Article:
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Trial record 14 of 18 for:    Atrophic Lichen Planus

Clinical and Immunohistochemical Effect of Topical Pimecrolimus in Treatment of Oral Lichen Planus

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ClinicalTrials.gov Identifier: NCT02443311
Recruitment Status : Completed
First Posted : May 13, 2015
Last Update Posted : May 13, 2015
Sponsor:
Information provided by (Responsible Party):
Ola Mohamed Ezzatt, Ain Shams University

Brief Summary:
Oral lichen planus (OLP) is a chronic disease characterized by periods of remission and relapse. Therapeutic objectives for OLP should be to quickly reduce disease symptoms by targeting pathophysiological pathways, and to provide long-term management by reducing recurrences. Pimecrolimus is a novel topical selective inflammatory cytokine release inhibitor; considering its mechanism of action it is reasonable to theorize that pimecrolimus may effectively treat OLP without the potential side effects that are associated with corticosteroids.

Condition or disease Intervention/treatment Phase
Oral Lichen Planus Drug: Pimecrolimus 1% cream Drug: Betamethasone 17-valerate 0.1% cream Phase 4

Detailed Description:
Lichen planus is a chronic, immunological, mucocutaneous disease, characterized by periods of remission and relapse1. Oral lichen planus (OLP) is one of the most common mucocutaneous diseases manifesting in the oral cavity, and the oral mucosa may be the only site of involvement 2, with variable incidence between 0.5% and 4% 3. Three major clinical forms of OLP (reticular, erosive/ ulcerative, and erythematous/atrophic) have been recognized, which could alternate and overlap in a dynamic state as disease progresses. Ulceration is the most severe form that it interferes with eating, speech, and swallowing. Erosive OLP lasts for years, resistance to treatment and spontaneous remissions are rare 4,5. Oral lichen planus is a T-cell-mediated chronic inflammatory oral mucosal disease. Both antigen-specific and non-specific mechanisms may be involved in the pathogenesis of OLP. Antigen-specific mechanisms include antigen presentation by basal keratinocytes to CD4+ helper T-cells that are stimulated to secrete the T helper -1 cytokines IL-2 and IFN-γ. Subsequently, CD8+ cytotoxic T-cells may be activated which then trigger basal keratinocyte apoptosis in OLP. While, non-specific mechanisms include mast cell degranulation and matrix metalloproteinase (MMP) activation in OLP lesions 6. The best known treatment of OLP remains high-potency topical corticosteroids7. However, corticosteroids are known to induce local atrophy, fragility, and telangiectasias, and to promote infections, including acute candidiasis. They also have theoretical risks of lowering local immunity, corticosteroids can exert their effects on the immune system by modulating transcription of genes in cells involved in immune response and other cell types; therefore this mode of action is not selective for the pathogenesis of lichen planus 8-10. A recent Cochrane review showed only little evidence for superiority of the assessed interventions over placebo for palliation of symptomatic OLP and recommended the need of randomized clinical trials on new therapies 11. Pimecrolimus a novel topical selective inflammatory cytokine release inhibitor; that binds to intra-cytoplsmic protein (macrophillin-12) subsequently inhibiting dephosphorylation of nuclear factor of activated T cells by calcineurin; this markedly reduces T-cell cytokine production. Given the T-cell-mediated pathogenesis of OLP, application of this calcineurin inhibitor seems to be a promising therapeutic option 12-14. Several case studies and open-label trials used topical pimecrolimus in treatment of OLP reported beneficial effects 12,15. Few prospective, randomized, vehicle-controlled studies have also been conducted and proved benefit of pimecrolimus over placebo 16,10,17. And one recent prospective study compared the effect of topical pimecrolimus with topical corticosteroid in treatment of OLP 18. The purpose of this study was to compare the effectiveness of topical pimecrolimus 1% with topical corticosteroid, in the treatment of oral erosive and atrophic lichen planus as a prospective, comparative clinical trial.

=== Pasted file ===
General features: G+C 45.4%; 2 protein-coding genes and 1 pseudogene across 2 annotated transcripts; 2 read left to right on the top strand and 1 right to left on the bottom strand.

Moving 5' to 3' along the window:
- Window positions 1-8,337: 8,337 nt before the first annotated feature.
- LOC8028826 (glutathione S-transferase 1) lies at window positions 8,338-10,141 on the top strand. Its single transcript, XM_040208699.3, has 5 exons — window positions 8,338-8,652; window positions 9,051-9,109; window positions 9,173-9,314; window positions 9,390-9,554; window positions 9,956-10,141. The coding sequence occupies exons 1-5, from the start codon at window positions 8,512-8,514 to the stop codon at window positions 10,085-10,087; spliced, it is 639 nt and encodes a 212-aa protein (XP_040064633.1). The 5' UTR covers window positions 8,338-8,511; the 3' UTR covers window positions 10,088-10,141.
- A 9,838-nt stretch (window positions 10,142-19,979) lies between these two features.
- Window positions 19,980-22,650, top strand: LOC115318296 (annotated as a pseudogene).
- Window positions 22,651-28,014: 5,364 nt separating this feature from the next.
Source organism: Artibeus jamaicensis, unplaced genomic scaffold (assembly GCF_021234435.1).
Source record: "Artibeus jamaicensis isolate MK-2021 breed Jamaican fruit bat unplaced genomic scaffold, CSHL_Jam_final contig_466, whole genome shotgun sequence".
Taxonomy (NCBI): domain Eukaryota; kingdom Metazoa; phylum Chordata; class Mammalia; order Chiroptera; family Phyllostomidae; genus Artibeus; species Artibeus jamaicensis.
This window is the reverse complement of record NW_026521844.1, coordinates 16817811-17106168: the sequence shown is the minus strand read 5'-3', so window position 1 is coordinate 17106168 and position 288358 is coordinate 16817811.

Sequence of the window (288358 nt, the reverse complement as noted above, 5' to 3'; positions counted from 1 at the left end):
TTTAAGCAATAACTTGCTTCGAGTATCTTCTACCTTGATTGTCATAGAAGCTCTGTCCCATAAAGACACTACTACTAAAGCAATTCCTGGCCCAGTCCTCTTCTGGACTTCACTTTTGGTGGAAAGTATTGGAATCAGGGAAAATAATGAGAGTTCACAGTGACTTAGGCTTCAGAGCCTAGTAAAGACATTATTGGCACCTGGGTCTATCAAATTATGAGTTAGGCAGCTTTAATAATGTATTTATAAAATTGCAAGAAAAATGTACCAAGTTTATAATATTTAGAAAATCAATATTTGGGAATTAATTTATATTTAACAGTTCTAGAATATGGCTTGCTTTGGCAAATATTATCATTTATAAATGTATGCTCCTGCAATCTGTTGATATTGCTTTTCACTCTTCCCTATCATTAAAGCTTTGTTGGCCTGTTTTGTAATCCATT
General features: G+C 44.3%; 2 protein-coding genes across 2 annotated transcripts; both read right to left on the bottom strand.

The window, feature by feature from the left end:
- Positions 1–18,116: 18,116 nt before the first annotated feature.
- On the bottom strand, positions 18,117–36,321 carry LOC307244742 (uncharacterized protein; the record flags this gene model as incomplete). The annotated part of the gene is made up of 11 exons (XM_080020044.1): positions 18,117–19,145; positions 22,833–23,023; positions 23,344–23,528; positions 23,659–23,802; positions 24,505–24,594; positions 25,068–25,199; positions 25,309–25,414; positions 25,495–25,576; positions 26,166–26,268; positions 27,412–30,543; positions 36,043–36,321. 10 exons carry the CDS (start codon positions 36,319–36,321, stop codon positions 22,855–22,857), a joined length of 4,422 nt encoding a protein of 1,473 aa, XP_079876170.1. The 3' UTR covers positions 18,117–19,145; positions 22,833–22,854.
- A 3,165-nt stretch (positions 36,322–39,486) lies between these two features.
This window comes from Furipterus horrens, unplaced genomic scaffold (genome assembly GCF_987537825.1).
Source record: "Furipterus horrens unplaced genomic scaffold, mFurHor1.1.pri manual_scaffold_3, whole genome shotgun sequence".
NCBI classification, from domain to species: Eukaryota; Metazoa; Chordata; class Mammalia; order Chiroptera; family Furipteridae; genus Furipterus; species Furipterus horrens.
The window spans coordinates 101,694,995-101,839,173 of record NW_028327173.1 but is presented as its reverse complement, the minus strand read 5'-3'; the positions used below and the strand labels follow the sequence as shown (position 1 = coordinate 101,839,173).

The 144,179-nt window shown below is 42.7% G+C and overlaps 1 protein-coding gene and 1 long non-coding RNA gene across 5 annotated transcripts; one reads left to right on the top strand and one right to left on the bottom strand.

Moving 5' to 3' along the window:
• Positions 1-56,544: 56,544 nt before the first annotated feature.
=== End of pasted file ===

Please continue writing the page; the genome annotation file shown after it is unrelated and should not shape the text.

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Study Type : Interventional  (Clinical Trial)
Actual Enrollment : 24 participants
Allocation: Randomized
Intervention Model: Parallel Assignment
Masking: Triple (Participant, Investigator, Outcomes Assessor)
Primary Purpose: Treatment